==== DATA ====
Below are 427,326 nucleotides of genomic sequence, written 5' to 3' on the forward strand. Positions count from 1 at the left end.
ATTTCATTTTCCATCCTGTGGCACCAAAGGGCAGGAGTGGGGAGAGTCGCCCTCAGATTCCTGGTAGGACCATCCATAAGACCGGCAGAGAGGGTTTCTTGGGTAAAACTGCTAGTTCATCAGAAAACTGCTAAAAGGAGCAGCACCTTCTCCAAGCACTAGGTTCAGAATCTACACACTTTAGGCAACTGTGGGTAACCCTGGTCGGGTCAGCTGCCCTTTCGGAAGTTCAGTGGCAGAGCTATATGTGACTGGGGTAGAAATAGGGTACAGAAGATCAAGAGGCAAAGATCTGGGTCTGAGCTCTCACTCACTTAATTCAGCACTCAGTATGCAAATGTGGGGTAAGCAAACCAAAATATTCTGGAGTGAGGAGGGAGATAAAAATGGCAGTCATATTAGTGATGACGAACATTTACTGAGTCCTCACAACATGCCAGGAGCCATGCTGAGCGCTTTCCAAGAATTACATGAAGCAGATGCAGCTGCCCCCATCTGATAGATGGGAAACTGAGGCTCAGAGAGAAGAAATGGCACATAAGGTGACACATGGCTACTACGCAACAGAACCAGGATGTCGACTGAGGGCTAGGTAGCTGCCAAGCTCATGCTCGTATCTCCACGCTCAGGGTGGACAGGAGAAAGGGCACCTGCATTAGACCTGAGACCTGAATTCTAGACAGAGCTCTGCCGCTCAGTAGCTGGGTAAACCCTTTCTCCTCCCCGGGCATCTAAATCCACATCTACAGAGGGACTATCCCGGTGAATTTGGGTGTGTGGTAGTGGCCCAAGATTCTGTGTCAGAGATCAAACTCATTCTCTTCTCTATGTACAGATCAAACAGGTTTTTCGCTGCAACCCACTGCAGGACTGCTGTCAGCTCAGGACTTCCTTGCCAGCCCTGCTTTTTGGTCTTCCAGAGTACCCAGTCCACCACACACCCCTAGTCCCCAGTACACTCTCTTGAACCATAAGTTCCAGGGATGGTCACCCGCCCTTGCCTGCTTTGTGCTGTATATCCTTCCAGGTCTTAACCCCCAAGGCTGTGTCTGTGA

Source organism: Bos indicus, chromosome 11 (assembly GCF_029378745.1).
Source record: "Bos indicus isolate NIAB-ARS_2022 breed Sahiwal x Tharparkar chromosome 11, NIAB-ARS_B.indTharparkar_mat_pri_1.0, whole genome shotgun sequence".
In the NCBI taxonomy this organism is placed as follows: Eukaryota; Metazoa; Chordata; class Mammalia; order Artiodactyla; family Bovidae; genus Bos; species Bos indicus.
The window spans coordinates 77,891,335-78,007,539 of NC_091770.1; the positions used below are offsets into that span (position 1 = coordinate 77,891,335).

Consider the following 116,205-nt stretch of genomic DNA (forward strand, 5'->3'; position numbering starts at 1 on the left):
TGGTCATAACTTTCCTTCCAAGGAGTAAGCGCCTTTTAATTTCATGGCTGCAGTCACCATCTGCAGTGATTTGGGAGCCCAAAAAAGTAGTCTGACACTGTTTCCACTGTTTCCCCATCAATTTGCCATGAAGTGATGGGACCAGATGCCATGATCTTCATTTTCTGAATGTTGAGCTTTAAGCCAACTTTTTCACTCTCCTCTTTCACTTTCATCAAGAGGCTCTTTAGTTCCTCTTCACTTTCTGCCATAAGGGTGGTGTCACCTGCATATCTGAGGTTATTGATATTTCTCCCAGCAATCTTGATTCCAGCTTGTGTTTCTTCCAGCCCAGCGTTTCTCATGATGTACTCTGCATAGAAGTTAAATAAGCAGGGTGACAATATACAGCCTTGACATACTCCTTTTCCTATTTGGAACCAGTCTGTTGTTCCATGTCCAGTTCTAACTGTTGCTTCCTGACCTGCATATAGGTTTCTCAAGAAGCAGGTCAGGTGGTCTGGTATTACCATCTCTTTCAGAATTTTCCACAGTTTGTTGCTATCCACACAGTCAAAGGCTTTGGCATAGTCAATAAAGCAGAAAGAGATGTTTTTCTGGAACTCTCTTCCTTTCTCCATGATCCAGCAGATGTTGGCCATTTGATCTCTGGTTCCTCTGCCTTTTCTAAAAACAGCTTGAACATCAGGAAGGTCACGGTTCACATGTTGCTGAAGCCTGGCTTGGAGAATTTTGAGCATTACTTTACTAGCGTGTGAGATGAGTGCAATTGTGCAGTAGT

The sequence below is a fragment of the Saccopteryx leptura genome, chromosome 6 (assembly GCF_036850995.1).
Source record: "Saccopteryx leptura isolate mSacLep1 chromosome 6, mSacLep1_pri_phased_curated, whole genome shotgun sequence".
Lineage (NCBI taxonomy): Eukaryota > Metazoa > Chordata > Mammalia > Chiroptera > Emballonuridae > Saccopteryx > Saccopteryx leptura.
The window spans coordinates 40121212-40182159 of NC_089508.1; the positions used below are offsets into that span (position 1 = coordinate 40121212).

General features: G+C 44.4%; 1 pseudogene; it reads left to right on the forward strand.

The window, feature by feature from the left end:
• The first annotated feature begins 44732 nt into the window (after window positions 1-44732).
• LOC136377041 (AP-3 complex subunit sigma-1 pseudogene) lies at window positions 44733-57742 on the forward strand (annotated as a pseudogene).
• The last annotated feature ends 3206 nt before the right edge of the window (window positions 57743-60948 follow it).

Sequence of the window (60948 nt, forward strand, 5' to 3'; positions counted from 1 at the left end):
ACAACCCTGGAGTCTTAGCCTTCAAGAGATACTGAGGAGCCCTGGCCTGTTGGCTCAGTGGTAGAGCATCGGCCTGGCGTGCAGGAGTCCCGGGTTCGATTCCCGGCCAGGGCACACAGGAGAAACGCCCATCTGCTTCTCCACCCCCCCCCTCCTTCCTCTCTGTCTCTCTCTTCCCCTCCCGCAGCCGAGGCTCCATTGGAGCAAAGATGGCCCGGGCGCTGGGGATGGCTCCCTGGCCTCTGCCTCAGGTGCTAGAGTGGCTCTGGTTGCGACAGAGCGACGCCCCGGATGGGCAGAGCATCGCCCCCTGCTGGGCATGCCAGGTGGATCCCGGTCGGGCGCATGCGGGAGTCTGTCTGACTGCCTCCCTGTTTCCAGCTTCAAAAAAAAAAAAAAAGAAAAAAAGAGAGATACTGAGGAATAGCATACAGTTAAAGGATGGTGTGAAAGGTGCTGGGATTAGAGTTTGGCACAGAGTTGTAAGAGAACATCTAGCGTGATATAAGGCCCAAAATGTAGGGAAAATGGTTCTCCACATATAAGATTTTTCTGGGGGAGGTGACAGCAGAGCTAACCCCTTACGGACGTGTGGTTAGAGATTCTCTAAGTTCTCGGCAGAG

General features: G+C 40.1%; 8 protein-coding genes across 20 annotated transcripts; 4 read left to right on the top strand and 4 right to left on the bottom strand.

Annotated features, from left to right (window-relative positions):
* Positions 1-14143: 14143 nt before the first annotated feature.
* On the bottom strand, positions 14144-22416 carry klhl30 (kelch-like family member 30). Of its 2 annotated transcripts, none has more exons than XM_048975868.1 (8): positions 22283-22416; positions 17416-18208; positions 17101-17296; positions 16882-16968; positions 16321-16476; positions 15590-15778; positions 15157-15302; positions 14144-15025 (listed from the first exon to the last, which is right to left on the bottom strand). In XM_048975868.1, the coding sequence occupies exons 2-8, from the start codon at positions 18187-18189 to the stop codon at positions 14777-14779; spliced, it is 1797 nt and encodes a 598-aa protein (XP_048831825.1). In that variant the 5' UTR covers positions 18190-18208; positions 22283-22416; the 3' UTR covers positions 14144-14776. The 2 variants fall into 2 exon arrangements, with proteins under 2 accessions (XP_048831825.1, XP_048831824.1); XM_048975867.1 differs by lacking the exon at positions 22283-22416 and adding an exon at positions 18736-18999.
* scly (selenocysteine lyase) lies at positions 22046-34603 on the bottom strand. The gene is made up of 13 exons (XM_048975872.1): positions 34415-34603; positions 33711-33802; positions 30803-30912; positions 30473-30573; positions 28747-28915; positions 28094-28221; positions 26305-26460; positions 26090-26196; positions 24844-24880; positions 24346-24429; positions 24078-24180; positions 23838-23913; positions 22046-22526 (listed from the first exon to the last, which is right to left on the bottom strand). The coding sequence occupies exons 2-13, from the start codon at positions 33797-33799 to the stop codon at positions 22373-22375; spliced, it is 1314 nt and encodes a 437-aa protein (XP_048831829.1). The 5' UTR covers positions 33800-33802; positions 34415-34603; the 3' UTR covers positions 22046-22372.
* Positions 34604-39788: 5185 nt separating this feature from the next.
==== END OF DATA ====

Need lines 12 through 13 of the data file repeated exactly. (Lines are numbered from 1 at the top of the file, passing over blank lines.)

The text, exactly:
The window spans coordinates 40121212-40182159 of NC_089508.1; the positions used below are offsets into that span (position 1 = coordinate 40121212).

General features: G+C 44.4%; 1 pseudogene; it reads left to right on the forward strand.